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Background: Anxiety associated with surgical stress can lead to high blood pressure (BP), which may end up with undue last minute cancellation of surgery. Relaxation therapy is now being widely used as a complementary therapy for stress and high BP. We conducted a randomized controlled study to compare the effect of relaxation therapy on pre-induction anxiety and BP in hypertensive patients. Materials and Methods: A randomized controlled study was conducted on hypertensive patients undergoing elective surgery. They were allocated into two groups (relaxation therapy and control) using simple randomization with allocation concealment. The relaxation therapy group received intervention by an audio clip an evening prior and 30 min before the scheduled surgery. Their anxiety score on numerical rating scale (0–10) and BP was recorded before and after each intervention. The control group received standard care only. Pre-induction BP and anxiety score were recorded in both groups. The outcome measures were difference in pre-induction anxiety and BP between relaxation and control groups and difference in pre- and post-relaxation anxiety and BP. Results: Out of 70 patients, 30 received relaxation therapy and 34 received standard pre-operative care. There was a significant reduction in BP and anxiety after relaxation therapy in the intervention group (P < 0.0001). The relaxation therapy group showed significantly lower pre-induction systolic BP (138.93 vs. 156.59, P < 0.0001) and anxiety score (2.5 vs. 5.5, P < 0.0001) than the control group. Requirement of anxiolytic drug was less in the relaxation therapy group. Conclusion: Relaxation therapy significantly reduces pre-induction BP and anxiety.
... It is intended to be an indicator of the current experience of stress, as opposed to a marker of symptoms of depression or anxiety [39]. In recent years, the PSM has been used in different study contexts [40][41][42][43][44][45]. Developed by Lemyre and Tessier, this unidimensional scale addresses three distinctive domains of stress: cognitiveaffective, somatic, and behavioral [39,46,47]. ...
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Birthweight is an important predictor of newborn health and has been linked to maternal psychological stress during pregnancy. However, it is unclear whether prenatal stress affects birthweight similarly for both male and female infants. We used a well-established pregnancy cohort to investigate the impact of high maternal psychological stress during pregnancy on birthweight as a function of infant sex. Overall, 5702 mother-newborn pairs were analysed. Of these, 198 mothers reported high levels of stress using the Psychological Stress Measure (nine-items version; PSM-9). Maternal psychological stress was assessed between the 24 th and 28 th week of gestation and analyses were performed jointly and independently as a function of neonatal sex (separate analyses for male and female infants). Newborns exposed to high maternal psychological stress during pregnancy (a score above 26 measured using the PSM-9 questionnaire, corresponding to >97.5 th percentile) were compared to newborns of mothers who reported lower stress. ANCOVAs revealed that high levels of maternal stress during pregnancy were linked to infant birthweight as a function of infant sex. Male infants of mothers who reported high levels of stress had a greater birthweight whereas female infants had a lower birthweight under the same conditions, in comparison to mothers who did not report greater levels of stress. Although the effect size is small, these results underline the possibility that male and female fetuses may use different strategies when adapting to maternal adversity and highlight the need to consider infant sex as a moderator of the association between maternal psychological stress during pregnancy and infant birthweight.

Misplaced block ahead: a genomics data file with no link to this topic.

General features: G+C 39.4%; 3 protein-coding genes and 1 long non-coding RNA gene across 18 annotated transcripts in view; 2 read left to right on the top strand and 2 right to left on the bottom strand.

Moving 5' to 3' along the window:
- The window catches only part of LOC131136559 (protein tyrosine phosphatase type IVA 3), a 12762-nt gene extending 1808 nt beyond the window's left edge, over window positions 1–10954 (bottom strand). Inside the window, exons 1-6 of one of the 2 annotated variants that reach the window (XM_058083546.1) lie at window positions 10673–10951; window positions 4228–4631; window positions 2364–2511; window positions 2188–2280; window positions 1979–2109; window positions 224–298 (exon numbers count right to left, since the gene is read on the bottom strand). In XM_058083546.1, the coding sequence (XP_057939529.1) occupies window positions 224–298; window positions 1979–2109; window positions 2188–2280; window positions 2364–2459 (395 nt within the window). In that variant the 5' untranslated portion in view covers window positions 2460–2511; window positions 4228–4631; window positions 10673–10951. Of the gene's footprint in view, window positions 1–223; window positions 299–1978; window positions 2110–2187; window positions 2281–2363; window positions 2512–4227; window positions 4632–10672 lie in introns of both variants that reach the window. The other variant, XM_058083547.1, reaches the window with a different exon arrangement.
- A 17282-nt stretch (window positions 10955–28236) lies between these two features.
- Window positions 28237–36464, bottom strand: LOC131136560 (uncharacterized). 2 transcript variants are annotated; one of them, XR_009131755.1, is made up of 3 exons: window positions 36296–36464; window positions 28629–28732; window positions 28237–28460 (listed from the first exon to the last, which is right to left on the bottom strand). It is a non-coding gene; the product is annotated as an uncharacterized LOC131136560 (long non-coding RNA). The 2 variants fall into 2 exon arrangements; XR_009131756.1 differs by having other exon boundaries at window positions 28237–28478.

... Breathing exercises are a great way to make the individual more in touch with your mind, body and soul, where intentional deep breathing (yoga-based breathing) can be used as a way to maintain the psychological state, and intentional breathing can also be used to express feelings of anger, especially the uncomfortable feelings that the individual is trying escape from them [18]. [19] indicated that during moments of stress, intentional breathing allows negative energy to be exchanged and released rather than stored within the body. ...